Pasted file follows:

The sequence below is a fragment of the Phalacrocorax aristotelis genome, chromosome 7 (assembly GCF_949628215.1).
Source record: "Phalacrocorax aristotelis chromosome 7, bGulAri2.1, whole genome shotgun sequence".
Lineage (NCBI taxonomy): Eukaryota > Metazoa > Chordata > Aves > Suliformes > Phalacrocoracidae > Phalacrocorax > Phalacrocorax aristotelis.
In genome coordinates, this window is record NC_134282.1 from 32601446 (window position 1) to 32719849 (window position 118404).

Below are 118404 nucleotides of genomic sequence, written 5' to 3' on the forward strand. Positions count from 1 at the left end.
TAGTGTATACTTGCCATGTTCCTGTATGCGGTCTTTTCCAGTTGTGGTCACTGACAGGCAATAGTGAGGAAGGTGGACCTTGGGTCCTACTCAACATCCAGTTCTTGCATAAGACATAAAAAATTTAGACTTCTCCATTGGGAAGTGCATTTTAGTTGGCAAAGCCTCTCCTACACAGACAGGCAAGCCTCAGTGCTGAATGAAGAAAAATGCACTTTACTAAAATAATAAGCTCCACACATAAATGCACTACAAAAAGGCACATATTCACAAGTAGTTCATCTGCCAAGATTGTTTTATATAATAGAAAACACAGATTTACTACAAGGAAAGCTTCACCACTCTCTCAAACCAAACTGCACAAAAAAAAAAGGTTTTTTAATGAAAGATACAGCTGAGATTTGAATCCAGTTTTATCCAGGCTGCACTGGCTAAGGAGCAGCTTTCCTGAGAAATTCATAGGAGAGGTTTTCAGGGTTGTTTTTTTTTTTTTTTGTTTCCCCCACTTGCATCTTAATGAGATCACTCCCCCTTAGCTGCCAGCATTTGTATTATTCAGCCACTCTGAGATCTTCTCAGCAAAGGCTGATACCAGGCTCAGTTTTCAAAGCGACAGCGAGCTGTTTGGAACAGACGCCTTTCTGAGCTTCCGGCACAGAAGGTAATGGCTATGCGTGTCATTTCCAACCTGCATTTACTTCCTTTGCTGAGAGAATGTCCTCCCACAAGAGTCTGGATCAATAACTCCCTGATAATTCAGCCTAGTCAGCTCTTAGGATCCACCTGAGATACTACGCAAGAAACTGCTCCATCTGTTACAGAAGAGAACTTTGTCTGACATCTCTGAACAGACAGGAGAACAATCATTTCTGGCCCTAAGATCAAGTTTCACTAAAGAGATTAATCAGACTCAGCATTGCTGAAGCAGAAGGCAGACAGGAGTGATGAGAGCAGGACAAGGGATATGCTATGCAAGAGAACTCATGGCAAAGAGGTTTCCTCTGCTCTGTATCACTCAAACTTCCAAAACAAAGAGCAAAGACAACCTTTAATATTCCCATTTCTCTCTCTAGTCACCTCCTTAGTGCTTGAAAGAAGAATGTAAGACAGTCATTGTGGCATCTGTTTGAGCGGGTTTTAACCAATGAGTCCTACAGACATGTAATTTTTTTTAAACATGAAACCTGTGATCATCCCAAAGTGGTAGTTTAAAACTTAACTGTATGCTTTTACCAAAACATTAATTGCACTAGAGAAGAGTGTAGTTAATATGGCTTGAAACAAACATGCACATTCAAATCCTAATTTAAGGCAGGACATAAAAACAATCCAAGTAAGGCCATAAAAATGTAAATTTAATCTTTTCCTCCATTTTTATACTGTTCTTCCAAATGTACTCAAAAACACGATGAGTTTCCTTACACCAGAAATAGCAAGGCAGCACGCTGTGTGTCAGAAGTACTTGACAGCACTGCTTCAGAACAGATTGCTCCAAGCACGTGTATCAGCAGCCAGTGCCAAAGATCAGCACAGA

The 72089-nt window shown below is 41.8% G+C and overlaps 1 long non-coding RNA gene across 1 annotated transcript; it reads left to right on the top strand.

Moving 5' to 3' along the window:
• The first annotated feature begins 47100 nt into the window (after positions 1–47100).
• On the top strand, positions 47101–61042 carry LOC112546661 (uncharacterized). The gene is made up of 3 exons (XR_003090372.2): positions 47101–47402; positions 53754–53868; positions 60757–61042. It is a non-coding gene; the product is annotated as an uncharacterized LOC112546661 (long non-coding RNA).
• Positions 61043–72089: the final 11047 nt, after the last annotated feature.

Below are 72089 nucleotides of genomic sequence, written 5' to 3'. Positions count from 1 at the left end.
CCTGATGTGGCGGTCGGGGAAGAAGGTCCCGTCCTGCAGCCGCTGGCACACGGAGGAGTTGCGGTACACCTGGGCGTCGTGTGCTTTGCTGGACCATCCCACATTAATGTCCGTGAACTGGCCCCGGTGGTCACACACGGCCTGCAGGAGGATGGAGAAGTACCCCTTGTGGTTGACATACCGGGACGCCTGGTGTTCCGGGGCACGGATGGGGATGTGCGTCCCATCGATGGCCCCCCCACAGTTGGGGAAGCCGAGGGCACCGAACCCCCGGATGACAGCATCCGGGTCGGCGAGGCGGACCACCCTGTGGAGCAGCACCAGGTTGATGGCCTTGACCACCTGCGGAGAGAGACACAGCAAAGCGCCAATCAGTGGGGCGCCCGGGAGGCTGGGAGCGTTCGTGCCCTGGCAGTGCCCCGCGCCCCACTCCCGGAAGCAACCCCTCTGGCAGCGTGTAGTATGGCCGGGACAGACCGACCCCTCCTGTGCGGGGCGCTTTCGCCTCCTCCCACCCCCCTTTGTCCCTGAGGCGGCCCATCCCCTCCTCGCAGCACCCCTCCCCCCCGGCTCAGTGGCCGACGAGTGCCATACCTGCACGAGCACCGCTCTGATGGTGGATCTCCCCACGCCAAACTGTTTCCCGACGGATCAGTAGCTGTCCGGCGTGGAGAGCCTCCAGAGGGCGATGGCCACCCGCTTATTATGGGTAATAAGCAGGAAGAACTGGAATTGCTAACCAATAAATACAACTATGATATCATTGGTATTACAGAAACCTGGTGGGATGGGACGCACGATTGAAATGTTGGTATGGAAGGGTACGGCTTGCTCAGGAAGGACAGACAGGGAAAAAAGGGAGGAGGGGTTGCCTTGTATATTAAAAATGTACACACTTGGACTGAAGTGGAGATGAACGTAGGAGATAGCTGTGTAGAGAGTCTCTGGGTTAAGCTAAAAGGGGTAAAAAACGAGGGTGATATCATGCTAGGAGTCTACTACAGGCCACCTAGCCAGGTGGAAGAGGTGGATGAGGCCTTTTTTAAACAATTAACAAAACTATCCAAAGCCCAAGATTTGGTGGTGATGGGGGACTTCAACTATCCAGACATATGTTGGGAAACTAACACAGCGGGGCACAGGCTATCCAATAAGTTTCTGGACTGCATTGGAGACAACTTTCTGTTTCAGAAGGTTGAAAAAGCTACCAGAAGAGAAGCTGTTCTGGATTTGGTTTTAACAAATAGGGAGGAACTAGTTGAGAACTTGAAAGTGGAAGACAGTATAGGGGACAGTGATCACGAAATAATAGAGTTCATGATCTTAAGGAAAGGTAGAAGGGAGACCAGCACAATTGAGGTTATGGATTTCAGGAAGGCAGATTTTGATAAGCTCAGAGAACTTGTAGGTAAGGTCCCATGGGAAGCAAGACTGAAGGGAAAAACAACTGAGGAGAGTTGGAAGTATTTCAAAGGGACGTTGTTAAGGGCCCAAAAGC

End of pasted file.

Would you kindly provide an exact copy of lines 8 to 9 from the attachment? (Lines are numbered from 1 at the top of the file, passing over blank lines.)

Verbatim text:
Moving 5' to 3' along the window:
• The first annotated feature begins 47100 nt into the window (after positions 1–47100).